As soon as Fritz's wire had disappeared into the gathering gloom I took out my little rescue party. We threw the captive a rope and began to pull scientifically under direction of a sergeant skilled in tugs-of-war.

"Heave, you men," I whispered excitedly. "He's coming."

He was, but without his boots. Inch by inch we dragged him out of them. The strain was terrific. Suddenly—much too suddenly—the tension broke. Harrison shot into the air and fell again with a dull thud in the Ooze beside his boots, while the rescue party collapsed head over heels into an adjacent shell-hole.

Harrison seemed a little peevish, but consented to try again. The rope tautened, and there was a sharp crack from below.

"'Old on," cried the prisoner sharply, "me braces is bust."

"Can't think o' braces now," grunted my burly sergeant. "Heave-ho, lads, up she comes!"

Harrison was pulled clean out of his nether garments, cursing bitterly as the wind caught his bare legs, and hung suspended between earth and water, amid ribald comments from above.

One more pull would do it. But at that moment Fritz, apparently feeling that we weren't taking his war seriously enough, opened up with a machine-gun. The rescue party dropped the rope and rolled heavily into the shell-hole, and the sorely tried Harrison found himself back again, but face downwards this time, and held by his arms up to the elbows.

We could hear horrible language, and after a moment, all being quiet, I crawled to the edge and looked over. His last struggle had split Harrison's tunic and pulled it clean off his back; and now, with his shirt-tail trailing dismally in the Ooze, he was making the best of his own way to the dressing-station, ungratefully consigning his gallant rescuers to complete and lasting perdition as he went.

* * * * *

* * * * *


Jim Startin was not loved at school; We thought him rather knave than fool. Migrating thence to Oxford, he Failed to secure a pass degree. Years sped—some twenty—ere again Jim Startin swam into my ken. I met him strolling down the Strand Well-dressed, well-nourished, sleek and bland, A high-class journalistic swell— The Headline Expert of The Yell. Great at the art, in peaceful days, Of finding means our scalps to raise, The War had since revealed in him A super-Transatlantic vim, And day by day his paper's bills Gave us fresh epileptic thrills. The sons of Belial, in the rhyme Of DRYDEN, had a glorious time, But never managed to attain To Jim's success in giving pain. But while his power was at its height It perished in a single night; For, with his bills by law abolished, Jim's occupation was demolished; Headlines that can't be blazed abroad On bills and posters are a fraud; They cease to titillate the mob Or draw the pennies from its fob, So Jim was "fired" and lost his job.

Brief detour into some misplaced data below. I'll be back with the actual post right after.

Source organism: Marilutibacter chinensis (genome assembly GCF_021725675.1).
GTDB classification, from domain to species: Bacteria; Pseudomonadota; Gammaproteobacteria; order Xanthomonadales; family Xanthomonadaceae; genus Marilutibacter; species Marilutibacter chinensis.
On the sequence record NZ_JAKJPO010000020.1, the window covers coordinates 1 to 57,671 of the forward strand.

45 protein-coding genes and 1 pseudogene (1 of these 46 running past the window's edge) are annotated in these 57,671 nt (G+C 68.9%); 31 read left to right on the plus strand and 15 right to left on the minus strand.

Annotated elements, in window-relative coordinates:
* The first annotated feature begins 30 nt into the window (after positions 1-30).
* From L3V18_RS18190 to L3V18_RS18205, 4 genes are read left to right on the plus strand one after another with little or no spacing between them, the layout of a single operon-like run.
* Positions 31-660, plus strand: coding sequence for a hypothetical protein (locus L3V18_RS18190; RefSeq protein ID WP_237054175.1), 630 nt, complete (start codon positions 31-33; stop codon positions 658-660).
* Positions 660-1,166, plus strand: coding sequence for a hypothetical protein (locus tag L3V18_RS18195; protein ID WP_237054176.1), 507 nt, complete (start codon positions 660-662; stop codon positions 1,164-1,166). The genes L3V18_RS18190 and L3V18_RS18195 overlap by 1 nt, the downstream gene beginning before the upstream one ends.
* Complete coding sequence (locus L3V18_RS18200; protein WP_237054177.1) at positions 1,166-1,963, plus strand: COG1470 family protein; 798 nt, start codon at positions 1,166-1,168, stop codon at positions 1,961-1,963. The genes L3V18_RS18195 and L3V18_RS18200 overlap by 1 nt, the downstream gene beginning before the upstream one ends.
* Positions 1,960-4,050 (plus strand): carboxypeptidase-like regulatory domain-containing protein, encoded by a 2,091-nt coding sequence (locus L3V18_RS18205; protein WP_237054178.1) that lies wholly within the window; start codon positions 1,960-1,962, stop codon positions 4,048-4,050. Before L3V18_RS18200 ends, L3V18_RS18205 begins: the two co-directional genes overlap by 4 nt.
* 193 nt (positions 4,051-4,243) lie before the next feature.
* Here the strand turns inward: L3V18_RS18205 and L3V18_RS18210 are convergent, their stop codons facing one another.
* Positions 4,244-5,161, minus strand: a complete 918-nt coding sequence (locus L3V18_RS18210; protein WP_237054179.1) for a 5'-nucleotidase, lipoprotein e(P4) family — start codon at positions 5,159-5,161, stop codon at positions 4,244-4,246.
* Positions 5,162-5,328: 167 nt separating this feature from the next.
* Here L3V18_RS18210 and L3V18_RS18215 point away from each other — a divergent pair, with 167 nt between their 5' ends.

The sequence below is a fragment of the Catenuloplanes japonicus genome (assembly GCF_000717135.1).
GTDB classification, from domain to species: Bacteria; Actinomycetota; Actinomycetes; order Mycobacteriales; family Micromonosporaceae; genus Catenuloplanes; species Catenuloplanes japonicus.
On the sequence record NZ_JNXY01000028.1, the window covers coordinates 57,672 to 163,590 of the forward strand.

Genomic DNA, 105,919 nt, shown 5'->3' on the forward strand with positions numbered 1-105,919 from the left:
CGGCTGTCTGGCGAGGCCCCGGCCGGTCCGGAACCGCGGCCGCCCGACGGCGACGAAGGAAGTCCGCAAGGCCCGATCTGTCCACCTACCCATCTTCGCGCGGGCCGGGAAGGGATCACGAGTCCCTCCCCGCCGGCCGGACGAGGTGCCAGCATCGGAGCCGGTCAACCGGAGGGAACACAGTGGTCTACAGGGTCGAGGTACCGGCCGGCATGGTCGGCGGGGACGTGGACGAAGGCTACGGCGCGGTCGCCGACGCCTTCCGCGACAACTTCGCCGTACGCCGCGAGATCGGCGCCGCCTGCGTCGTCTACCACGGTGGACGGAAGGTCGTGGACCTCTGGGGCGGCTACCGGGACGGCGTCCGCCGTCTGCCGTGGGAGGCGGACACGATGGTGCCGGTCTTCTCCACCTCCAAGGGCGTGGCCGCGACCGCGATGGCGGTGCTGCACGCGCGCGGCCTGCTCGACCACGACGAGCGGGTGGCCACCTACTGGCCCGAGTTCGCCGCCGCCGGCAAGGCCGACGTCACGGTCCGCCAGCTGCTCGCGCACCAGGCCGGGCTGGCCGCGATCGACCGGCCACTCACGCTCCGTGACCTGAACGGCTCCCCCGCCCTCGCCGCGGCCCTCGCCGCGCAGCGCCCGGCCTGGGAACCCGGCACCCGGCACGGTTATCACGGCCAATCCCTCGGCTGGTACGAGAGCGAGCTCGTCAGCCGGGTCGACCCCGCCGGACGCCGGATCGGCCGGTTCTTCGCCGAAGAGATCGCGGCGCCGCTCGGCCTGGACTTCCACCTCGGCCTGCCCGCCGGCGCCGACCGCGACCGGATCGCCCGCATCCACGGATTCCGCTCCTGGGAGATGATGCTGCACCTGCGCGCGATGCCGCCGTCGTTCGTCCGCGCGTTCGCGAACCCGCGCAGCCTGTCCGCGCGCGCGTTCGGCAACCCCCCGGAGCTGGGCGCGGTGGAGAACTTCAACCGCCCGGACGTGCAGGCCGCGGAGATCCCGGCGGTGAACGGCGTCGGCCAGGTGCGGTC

* * * * *

* * * * *

"More to the west the British marked fresh progress south of Achiet-le-Petit, where their lines were advanced on a front of 2 kilometres (1-1/4 miles). Finally the Germans fell back for the length of 2 kilometres (5/8 mile) between Essarts and Gommecourt."—The Evening News.

The road home always seems shorter.

* * * * *

"The enemy went at the moment when he left because he was shelled out."—Daily Mail.

Of course he might have had a different motive if he had gone the moment after he left.

* * * * *

"She was wearing a three-quarter red coat with glass buttons to match a heavy blue skirt with low neck."

We never have approved of these decolletes skirts.

* * * * *

* * * * *


"I feel regular down this morning, Sir," said Private Thomas Weeks, as I seated myself beside his bed; "regular down, I do."

It was such a very unusual greeting from this source that I said anxiously, "Not the leg gone wrong?"

"No, the old leg's fine. It's the stopping of the imports." He indicated the morning paper which he had just laid aside. "It's just about bust up my old business."

I took the paper and glanced down the list of prohibited articles. Clocks and parts thereof, perfumery, and quails (live) caught my eye. I didn't think it could be any of these.

"What was your business?" I asked.

"Fruit merchant, Sir. Barrow trade, you understand. 'Awker, some calls it. But it don't much matter now what it's called, 'cos it's bust up."

"Not quite bust up, is it?" I said. "Only a bit cut down for a time."

"That may be," he said, "but I got a strong affection for the trade, Sir, a very strong affection, and I can't 'elp feeling it. Why, rightly speaking, it was the fruit trade what got me my D.C.M."

"Did it though? How was that?"